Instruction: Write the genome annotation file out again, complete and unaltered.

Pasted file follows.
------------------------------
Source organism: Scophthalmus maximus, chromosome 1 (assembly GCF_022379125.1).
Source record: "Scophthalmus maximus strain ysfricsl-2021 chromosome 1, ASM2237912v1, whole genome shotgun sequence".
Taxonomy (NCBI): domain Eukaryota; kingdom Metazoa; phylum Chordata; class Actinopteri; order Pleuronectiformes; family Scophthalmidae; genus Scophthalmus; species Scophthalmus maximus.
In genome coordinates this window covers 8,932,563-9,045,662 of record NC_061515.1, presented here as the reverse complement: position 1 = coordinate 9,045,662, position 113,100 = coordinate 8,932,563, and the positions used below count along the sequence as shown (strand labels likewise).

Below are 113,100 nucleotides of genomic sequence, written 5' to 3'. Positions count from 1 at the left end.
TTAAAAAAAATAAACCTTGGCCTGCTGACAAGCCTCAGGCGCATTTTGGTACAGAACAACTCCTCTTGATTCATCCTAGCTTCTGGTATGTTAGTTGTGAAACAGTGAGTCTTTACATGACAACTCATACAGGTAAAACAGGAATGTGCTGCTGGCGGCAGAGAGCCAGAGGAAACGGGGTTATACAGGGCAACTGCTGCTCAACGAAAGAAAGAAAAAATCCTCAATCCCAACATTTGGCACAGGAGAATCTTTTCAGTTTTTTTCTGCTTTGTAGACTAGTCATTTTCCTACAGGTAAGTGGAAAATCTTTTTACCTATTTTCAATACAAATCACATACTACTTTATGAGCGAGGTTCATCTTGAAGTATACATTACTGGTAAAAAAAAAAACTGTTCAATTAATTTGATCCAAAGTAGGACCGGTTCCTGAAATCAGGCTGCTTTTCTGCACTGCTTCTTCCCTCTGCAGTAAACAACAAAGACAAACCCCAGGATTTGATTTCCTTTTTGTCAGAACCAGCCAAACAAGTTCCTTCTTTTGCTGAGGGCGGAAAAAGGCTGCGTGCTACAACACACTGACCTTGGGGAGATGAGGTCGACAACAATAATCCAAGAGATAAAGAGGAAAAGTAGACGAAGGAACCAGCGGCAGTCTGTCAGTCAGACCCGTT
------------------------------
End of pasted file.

Source organism: Scophthalmus maximus, chromosome 1 (assembly GCF_022379125.1).
Source record: "Scophthalmus maximus strain ysfricsl-2021 chromosome 1, ASM2237912v1, whole genome shotgun sequence".
Taxonomy (NCBI): domain Eukaryota; kingdom Metazoa; phylum Chordata; class Actinopteri; order Pleuronectiformes; family Scophthalmidae; genus Scophthalmus; species Scophthalmus maximus.
In genome coordinates this window covers 8,932,563-9,045,662 of record NC_061515.1, presented here as the reverse complement: position 1 = coordinate 9,045,662, position 113,100 = coordinate 8,932,563, and the positions used below count along the sequence as shown (strand labels likewise).

Below are 113,100 nucleotides of genomic sequence, written 5' to 3'. Positions count from 1 at the left end.
TTAAAAAAAATAAACCTTGGCCTGCTGACAAGCCTCAGGCGCATTTTGGTACAGAACAACTCCTCTTGATTCATCCTAGCTTCTGGTATGTTAGTTGTGAAACAGTGAGTCTTTACATGACAACTCATACAGGTAAAACAGGAATGTGCTGCTGGCGGCAGAGAGCCAGAGGAAACGGGGTTATACAGGGCAACTGCTGCTCAACGAAAGAAAGAAAAAATCCTCAATCCCAACATTTGGCACAGGAGAATCTTTTCAGTTTTTTTCTGCTTTGTAGACTAGTCATTTTCCTACAGGTAAGTGGAAAATCTTTTTACCTATTTTCAATACAAATCACATACTACTTTATGAGCGAGGTTCATCTTGAAGTATACATTACTGGTAAAAAAAAAAACTGTTCAATTAATTTGATCCAAAGTAGGACCGGTTCCTGAAATCAGGCTGCTTTTCTGCACTGCTTCTTCCCTCTGCAGTAAACAACAAAGACAAACCCCAGGATTTGATTTCCTTTTTGTCAGAACCAGCCAAACAAGTTCCTTCTTTTGCTGAGGGCGGAAAAAGGCTGCGTGCTACAACACACTGACCTTGGGGAGATGAGGTCGACAACAATAATCCAAGAGATAAAGAGGAAAAGTAGACGAAGGAACCAGCGGCAGTCTGTCAGTCAGACCCGTT